Over the past year we have all seen how COVID-19 has increased the threat of abuse. Greater unsupervised internet use means children are likely to be exposed to greater risk of sexual exploitation online, including sexual coercion, extortion and manipulation by offenders. Exchange of self-generated material is also likely to increase, as children are now experiencing most of their social lives only online. However, as we noted in our intelligence briefing paper on the impact of the pandemic, it has only accelerated pre-existing trends.
For children in particular, ‘digital natives’ see their online and offline lives as a seamless whole. It means that the distinctions between their offline and online lives, in terms of work, learning and socialisation are increasingly blurred. And that is affecting crimes against children. The UK Centre of expertise on child sexual abuse noted that “online interaction is now so ubiquitous that it is likely to feature in almost all cases of child sexual abuse”; but the CSA Centre also recognised that “the online world has created new environments providing perpetrators with opportunities and channels to facilitate child sexual abuse”.
Why do we need a Safer Internet Day?
So in this fully networked world, why do we need a WePROTECT Global Alliance or a Safer Internet Day? Why is there still a need to focus on child sexual exploitation and abuse online?
- The sheer scale and rapidly developing global nature of online-facilitated abuse, as well as the additional stakeholders in the technology and private sectors that have a key role to play in the response means that this issue cannot be effectively addressed solely at a national level.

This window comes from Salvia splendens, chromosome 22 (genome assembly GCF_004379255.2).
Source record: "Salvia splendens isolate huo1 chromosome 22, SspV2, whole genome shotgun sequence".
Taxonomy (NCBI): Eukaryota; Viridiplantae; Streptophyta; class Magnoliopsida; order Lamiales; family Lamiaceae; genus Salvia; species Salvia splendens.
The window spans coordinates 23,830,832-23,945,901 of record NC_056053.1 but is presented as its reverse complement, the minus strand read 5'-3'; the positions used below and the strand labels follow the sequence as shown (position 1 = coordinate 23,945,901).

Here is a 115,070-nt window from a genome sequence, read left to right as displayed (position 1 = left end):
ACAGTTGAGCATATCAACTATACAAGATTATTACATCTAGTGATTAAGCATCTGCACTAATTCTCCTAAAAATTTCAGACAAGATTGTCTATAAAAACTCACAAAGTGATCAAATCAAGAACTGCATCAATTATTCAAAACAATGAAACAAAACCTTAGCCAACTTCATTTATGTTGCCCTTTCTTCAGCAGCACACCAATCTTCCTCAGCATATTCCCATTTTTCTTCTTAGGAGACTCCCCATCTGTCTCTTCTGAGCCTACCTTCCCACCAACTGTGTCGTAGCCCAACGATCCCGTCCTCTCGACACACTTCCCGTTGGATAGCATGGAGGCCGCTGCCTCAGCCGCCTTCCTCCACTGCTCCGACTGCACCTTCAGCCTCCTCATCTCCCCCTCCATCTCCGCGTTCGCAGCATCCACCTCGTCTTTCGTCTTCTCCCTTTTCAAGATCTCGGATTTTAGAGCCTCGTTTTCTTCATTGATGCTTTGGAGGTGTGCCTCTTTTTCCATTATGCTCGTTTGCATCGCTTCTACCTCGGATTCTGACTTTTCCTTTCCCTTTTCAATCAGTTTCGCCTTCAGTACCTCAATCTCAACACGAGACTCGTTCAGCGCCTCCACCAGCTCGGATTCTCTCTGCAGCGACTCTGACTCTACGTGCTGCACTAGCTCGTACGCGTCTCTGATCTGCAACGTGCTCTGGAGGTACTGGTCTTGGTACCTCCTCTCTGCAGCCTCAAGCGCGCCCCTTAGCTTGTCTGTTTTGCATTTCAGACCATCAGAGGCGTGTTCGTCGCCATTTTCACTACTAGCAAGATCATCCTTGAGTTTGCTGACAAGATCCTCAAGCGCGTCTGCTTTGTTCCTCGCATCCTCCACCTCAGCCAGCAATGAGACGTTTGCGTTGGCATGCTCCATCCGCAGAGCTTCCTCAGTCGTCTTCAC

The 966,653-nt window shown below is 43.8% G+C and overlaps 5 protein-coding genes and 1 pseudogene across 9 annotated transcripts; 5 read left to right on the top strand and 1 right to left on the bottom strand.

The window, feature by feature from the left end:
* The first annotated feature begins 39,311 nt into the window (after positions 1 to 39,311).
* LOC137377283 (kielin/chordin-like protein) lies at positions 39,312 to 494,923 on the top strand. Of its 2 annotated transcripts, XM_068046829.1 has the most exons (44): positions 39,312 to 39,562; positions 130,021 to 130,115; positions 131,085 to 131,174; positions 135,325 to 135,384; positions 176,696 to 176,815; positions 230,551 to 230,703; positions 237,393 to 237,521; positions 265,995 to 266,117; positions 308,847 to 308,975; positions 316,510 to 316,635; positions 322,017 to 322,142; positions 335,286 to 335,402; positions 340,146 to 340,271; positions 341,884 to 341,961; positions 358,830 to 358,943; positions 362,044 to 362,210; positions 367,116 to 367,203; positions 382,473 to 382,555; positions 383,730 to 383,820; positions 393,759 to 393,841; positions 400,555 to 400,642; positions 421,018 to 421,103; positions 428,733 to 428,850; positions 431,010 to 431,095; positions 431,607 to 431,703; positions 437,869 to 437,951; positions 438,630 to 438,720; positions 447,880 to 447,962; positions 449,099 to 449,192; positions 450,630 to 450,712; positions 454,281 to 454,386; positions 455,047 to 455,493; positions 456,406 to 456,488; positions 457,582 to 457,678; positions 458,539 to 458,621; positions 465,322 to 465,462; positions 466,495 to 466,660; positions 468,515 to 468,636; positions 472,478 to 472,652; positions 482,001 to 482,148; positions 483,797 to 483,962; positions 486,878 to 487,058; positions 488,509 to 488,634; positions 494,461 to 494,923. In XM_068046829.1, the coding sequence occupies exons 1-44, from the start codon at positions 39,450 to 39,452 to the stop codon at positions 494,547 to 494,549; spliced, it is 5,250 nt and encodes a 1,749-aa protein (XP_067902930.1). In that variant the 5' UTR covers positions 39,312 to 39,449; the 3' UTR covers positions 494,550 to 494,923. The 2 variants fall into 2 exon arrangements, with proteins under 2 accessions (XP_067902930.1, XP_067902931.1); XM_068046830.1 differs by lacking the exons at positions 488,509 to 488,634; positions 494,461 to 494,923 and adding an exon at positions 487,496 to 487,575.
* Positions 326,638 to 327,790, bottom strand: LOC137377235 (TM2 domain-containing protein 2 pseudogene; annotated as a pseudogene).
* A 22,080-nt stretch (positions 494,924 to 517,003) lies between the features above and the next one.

- Few, if any, organisations have the capability and capacity to address the full extent and interconnected nature of all harms against children, online and offline. We still believe this is an underreported and hidden issue in many parts of the world. There is a need to focus on areas of especially heightened risk, in particular in the countries with both the largest child populations and fastest growth in online connectivity.
- The issue of child sexual exploitation and abuse online sits across many interconnected and overlapping issues and spheres of harm: child sexual abuse, violence against children, sexual violence, online harms, child exploitation and gender-based violence. We seek to produce and collate the highly necessary and specific knowledge on this issue and ensure it is fed into the vital work being done across all of those intersecting wider landscapes.
There is largely untapped potential to share learning on the responses to other online harms, such as terrorism or cyber bullying, which is a major reason why we support and believe in Safer Internet Day – it offers a time to focus on this dimension and learn from each other at a global level and that is a powerful thing. A powerful motivation for action. My seven year old daughter has been learning about staying safe online this week, and it is inspiring to know she is learning alongside thousands of other children around the globe.
But those of us focusing on the online world must always remember our deep connections and links with wider violence against children, with abuse, neglect and other harms; with education and with health. WePROTECT Global Alliance is proud to be a member of the Global Partnership to End Violence Against Children, looking at the whole spectrum of risks against children. Some of our closest partners, like INTERPOL and UNICEF enable us to develop a holistic and balanced response. We will continue to deepen our connections with other partners and understand how the online world can be integrated within the wider landscape to deliver real change for our children, enabling them to take full advantage of all the opportunities that the internet can offer without the threat or harm of sexual abuse.
The views and opinions expressed in this article are those of the authors and do not necessarily reflect the official policy or position of WePROTECT Global Alliance or any of its members.